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UnitedHealthCare and Medtronic Diabetes: I Could be Mad

I could be mad at UnitedHealthCare.

I could be mad at Medtronic Diabetes.

I could be mad at a healthcare system that allows health insurance companies to practice medicine and mandate care decisions for their subscribers.

But mostly I am sad.

I am sad for everyone with diabetes. I am especially sad for those of us with Type 1 diabetes for whom improvements in technology have been life-changing. I am sad for everyone who has diabetes today and for those who will be diagnosed in the future.

In some ways the last five to ten years have been a golden age of diabetes care with the release of new insulins, new medications, innovative insulin pumps, and increasingly reliable CGM systems. We see parents able to monitor their child’s blood sugar while at school. We see artificial pancreas clinical trials where blood sugar levels are optimized and the mental burden of care is reduced. Encapsulated beta cell trials have allowed some patients with T1 diabetes to reduce or eliminate the need for insulin injections. The next five years could be even more impressive for the Type 1 market with the probable release of several artificial pancreas systems, the advent of smart insulin, and explosions in ways to monitor our data.

How can I be mad at UnitedHealthCare and Medtronic? They are doing what big companies do. They are trying to grow bigger, squash competition, and make money. They can talk about visions of patient-centric care, but ultimately their DNA drives them to base most of their decisions on the bottom line.

As patients in the United States, what are we supposed to wish for and whom should we blame? It is easy to lobby for national health insurance to eliminate huge profits earned by companies such as UnitedHealthcare. At the same time as a person with longterm Type 1 diabetes, there are few countries in the world where I would have access to an insulin pump and even fewer where a CGM would be funded. I can idealistically hate the idea of our dysfunctional for-profit healthcare system, but there is no doubt that I have benefited from it.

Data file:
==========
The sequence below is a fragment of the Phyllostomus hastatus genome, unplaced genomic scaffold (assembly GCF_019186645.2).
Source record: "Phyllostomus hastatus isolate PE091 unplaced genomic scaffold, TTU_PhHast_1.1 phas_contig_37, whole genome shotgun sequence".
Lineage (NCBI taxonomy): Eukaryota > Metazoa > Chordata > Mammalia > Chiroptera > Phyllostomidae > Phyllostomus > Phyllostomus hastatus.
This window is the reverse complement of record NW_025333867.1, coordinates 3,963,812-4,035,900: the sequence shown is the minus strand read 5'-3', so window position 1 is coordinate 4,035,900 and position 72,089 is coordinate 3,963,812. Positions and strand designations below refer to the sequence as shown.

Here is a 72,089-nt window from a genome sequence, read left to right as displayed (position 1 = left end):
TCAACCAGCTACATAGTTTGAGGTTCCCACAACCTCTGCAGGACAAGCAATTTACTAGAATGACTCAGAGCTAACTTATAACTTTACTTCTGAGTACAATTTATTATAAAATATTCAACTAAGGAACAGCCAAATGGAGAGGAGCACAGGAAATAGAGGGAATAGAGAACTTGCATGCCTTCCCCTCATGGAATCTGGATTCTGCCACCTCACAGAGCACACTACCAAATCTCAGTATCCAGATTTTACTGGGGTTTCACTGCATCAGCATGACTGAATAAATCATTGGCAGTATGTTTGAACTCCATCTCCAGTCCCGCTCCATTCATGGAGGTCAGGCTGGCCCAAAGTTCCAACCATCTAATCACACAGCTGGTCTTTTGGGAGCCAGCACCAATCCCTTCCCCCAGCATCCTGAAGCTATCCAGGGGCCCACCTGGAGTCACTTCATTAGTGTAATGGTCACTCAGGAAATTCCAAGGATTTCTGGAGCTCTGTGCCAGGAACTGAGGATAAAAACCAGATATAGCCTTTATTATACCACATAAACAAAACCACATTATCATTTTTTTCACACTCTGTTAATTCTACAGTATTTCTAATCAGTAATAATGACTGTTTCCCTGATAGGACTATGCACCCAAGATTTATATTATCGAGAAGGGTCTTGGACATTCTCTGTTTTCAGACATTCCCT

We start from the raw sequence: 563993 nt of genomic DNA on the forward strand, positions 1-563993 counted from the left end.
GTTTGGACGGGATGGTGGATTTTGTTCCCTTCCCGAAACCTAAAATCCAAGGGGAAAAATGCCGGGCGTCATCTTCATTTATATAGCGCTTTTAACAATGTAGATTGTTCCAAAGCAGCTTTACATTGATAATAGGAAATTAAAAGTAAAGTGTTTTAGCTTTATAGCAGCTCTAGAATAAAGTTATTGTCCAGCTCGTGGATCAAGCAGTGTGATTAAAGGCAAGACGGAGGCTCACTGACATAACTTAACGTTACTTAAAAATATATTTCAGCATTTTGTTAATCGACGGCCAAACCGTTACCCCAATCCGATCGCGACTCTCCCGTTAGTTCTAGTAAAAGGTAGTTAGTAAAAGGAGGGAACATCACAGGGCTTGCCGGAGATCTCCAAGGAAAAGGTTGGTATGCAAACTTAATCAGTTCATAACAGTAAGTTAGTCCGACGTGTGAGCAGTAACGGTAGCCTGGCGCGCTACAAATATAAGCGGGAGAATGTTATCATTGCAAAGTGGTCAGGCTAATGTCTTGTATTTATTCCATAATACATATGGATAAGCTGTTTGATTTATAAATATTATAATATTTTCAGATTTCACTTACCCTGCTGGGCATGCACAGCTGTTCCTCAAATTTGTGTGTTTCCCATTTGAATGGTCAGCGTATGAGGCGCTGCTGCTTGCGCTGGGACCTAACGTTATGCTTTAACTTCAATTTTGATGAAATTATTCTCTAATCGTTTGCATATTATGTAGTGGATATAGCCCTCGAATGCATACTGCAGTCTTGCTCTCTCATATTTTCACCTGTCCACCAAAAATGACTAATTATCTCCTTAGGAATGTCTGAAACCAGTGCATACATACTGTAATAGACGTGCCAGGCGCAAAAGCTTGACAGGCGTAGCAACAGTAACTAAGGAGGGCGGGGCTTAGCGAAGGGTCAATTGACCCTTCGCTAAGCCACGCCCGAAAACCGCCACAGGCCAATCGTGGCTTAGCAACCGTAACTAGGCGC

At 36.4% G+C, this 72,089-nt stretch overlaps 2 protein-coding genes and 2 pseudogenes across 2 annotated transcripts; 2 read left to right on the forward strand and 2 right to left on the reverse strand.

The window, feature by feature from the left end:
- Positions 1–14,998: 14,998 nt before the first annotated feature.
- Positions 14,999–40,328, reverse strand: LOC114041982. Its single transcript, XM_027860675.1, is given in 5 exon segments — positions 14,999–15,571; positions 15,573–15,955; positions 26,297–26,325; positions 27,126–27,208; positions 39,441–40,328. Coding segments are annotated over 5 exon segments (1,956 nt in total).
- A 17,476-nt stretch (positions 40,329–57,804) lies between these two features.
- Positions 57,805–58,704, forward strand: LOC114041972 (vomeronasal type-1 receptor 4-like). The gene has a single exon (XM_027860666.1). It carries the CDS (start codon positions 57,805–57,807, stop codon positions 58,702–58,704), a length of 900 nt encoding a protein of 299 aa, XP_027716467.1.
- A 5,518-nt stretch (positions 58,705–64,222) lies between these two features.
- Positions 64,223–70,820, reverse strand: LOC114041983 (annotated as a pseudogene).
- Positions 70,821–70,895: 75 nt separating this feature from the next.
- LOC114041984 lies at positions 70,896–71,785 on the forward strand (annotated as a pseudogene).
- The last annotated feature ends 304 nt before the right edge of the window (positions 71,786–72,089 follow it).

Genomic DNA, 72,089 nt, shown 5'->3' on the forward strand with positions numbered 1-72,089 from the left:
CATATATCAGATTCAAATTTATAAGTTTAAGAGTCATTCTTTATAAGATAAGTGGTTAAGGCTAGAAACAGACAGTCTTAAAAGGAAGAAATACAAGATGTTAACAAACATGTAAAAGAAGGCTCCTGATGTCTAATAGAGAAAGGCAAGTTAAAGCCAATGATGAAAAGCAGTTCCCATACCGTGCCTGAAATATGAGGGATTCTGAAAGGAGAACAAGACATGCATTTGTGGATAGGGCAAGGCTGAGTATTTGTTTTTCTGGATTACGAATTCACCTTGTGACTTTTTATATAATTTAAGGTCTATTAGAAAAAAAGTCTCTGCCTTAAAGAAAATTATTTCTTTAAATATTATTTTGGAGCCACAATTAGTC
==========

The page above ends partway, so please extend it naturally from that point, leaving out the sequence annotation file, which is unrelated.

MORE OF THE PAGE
I currently use an Animas Vibe insulin pump and a Dexcom G5 CGM. Fortunately I do not have insurance through United Healthcare. As someone who will be on Medicare in less than a year, I have slowly been coming to terms with the idea that much of the future of diabetes tech will be denied to me. I wrote a blogpost in early April titled “Countdown to Medicare with Type 1 Diabetes: 12 Months” and shared my feelings:

“There is a sadness in realizing that I will probably not get access to any or all of the new technologies and medications coming to market in future years. Things like the artificial pancreas, encapsulated insulin-producing cells, and smart insulin will likely not receive Medicare coverage for many years, if ever.”

But what if the future doesn’t come? The scariest part of the UnitedHealthCare mandate for Medtronic products is the threat that no one with diabetes will receive these life-changing therapies because they will not come to be. Although I sometimes think that Medtronic is taken for granted as a workhorse and powerful player in the diabetes market, in my opinion the most cutting-edge tech devices in recent years have come from the smaller players: Dexcom, Tandem, Asante, and even back to the beloved-Cozmo insulin pump. Innovative medical breakthroughs are apt to be eliminated when choice and competition are trampled by the bigger and more financially-secure players.

As I tweeted during the DSMA TwitterChat on Wednesday night:

I am not mad.

I am sad.

*****

For more information about the UnitedHealthCare agreement with Medtronic Diabetes, I suggest you start with Mike Hoskins’ article at Diabetes Mine. He provides links to other passionate blogposts and social media responses and outlines actions that we can take to have our voices heard.

Hashtags:  #DiabetesAccessMatters #MyPumpChoice #PatientsOverProfits #AccessMatters